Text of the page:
As is their wont, Dems have handled the DeLay Dilemma wrong from top to bottom.
(What's going on: Tom DeLay held off on announcing his retirement until after he'd won the Reep primary for his seat. The intent of this was to allow the Texas Reep party, rather than primary voters, choose his successor. Texas Dems objected to the tactic on the basis that DeLay had merely announced an intent to relocate, not actually done so, and was therefore still eligible to run for Congress from the district he now represents, so it was illegal for the Reep party to remove him from the ballot. This is technically true, and state and federal courts have now sided with the Texas Dems, spurring the Reeps to promise an appeal to the Supreme Clown Posse.)
First of all, the Dems seem to be assuming that his legal problems and deep ties to the oft-indicted Abramoff money network are necessarily a millstone around DeLay's neck, and, therefore, that keeping DeLay in the race will improve the prospects of the Dem candidate. I don't know what the situation looks like in Sugarland, but I have a hard time believing that the problems DeLay's having -- which the Reeps have done a great job of downplaying on a national level -- are going to hurt him nearly as much as incumbency and the fact that he drew the f@cking district are going to help him.
Second, and possibly more important, the Dems are now the aggressors, and openly so. When Reeps pull this kind of dirty trick, they know how to make it seem like it's coming from independent operators, not the party itself. That may not have been possible in this case, I dunno, but the end result here is that DeLay wants to step down, and the Dems are forcing him to run. The Reeps won't need to spin this, this is what's actually going on, and it's certain to win him some sympathy and support from people who would just as soon see him gone otherwise.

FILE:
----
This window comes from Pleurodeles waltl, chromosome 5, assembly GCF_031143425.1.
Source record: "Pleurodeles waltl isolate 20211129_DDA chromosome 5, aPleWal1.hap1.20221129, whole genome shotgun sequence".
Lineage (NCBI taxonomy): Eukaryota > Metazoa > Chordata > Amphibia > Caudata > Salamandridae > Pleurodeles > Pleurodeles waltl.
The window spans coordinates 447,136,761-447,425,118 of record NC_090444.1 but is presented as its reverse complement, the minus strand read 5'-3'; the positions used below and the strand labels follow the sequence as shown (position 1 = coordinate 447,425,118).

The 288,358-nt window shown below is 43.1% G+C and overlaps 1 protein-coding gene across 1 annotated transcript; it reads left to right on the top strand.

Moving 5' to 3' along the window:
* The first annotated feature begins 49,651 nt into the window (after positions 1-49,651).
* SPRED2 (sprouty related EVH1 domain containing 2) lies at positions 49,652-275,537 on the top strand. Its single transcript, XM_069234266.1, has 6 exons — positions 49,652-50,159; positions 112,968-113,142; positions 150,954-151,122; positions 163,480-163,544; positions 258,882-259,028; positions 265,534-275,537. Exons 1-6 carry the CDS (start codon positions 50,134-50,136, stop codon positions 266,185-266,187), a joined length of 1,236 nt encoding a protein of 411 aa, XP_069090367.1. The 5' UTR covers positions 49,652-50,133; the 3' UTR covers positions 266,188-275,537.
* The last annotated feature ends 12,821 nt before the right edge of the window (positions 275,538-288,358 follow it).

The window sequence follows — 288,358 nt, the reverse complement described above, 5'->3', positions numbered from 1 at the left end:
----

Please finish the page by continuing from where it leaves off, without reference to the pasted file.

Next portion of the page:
The Dems could have let the Reep party bosses pull their little switcheroo on the voters and then spent the whole campaign bitching about how the will of the voters doesn't mean anything to the GOP, but instead they've elected to go the route of litigation and technicality. Perhaps they really thought that the integrity of the primary process was important enough to warrant this, but it seems much more likely that they thought thwarting the Reep's little scheme would help them get a Dem in there.
I might be wrong -- it happens once in a while -- but I'm now ready to announce that Tom DeLay will be re-elected. Whether he decides to serve, or steps down and forces a special election, remains to be seen (and doesn't really matter, since the man is going to be and always has been much more dangerous as a lobbyist than a legislator). Long and short of it is, the Texas Dems are playing with fire, and they're going to get burned.